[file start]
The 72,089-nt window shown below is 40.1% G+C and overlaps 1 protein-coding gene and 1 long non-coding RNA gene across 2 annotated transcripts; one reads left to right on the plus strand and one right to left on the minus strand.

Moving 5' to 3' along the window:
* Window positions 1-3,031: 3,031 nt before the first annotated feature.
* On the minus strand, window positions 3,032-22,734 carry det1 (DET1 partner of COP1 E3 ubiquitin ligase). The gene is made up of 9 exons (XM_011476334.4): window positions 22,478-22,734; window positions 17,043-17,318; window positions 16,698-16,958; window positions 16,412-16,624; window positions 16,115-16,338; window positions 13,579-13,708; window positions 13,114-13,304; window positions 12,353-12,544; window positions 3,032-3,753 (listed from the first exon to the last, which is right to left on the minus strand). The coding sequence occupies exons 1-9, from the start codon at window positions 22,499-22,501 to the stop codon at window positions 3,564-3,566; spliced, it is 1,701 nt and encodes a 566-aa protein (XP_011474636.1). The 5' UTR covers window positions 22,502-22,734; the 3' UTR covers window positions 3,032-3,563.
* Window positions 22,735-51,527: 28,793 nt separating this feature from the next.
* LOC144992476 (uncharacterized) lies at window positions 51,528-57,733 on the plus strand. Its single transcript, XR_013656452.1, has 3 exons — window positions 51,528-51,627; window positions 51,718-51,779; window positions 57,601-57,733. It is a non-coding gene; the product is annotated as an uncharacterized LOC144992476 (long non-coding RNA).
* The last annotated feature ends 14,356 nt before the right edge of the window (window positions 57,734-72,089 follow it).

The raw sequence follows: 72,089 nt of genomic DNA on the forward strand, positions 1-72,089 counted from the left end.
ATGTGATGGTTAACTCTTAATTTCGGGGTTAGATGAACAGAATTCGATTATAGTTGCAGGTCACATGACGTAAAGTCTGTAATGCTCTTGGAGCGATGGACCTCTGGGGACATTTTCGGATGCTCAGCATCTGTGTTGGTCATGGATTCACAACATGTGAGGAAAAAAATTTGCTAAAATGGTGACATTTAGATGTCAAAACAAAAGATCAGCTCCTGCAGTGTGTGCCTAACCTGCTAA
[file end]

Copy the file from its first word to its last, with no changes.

The 72,089-nt window shown below is 40.1% G+C and overlaps 1 protein-coding gene and 1 long non-coding RNA gene across 2 annotated transcripts; one reads left to right on the plus strand and one right to left on the minus strand.

Moving 5' to 3' along the window:
* Window positions 1-3,031: 3,031 nt before the first annotated feature.
* On the minus strand, window positions 3,032-22,734 carry det1 (DET1 partner of COP1 E3 ubiquitin ligase). The gene is made up of 9 exons (XM_011476334.4): window positions 22,478-22,734; window positions 17,043-17,318; window positions 16,698-16,958; window positions 16,412-16,624; window positions 16,115-16,338; window positions 13,579-13,708; window positions 13,114-13,304; window positions 12,353-12,544; window positions 3,032-3,753 (listed from the first exon to the last, which is right to left on the minus strand). The coding sequence occupies exons 1-9, from the start codon at window positions 22,499-22,501 to the stop codon at window positions 3,564-3,566; spliced, it is 1,701 nt and encodes a 566-aa protein (XP_011474636.1). The 5' UTR covers window positions 22,502-22,734; the 3' UTR covers window positions 3,032-3,563.
* Window positions 22,735-51,527: 28,793 nt separating this feature from the next.
* LOC144992476 (uncharacterized) lies at window positions 51,528-57,733 on the plus strand. Its single transcript, XR_013656452.1, has 3 exons — window positions 51,528-51,627; window positions 51,718-51,779; window positions 57,601-57,733. It is a non-coding gene; the product is annotated as an uncharacterized LOC144992476 (long non-coding RNA).
* The last annotated feature ends 14,356 nt before the right edge of the window (window positions 57,734-72,089 follow it).

The raw sequence follows: 72,089 nt of genomic DNA on the forward strand, positions 1-72,089 counted from the left end.
ATGTGATGGTTAACTCTTAATTTCGGGGTTAGATGAACAGAATTCGATTATAGTTGCAGGTCACATGACGTAAAGTCTGTAATGCTCTTGGAGCGATGGACCTCTGGGGACATTTTCGGATGCTCAGCATCTGTGTTGGTCATGGATTCACAACATGTGAGGAAAAAAATTTGCTAAAATGGTGACATTTAGATGTCAAAACAAAAGATCAGCTCCTGCAGTGTGTGCCTAACCTGCTAA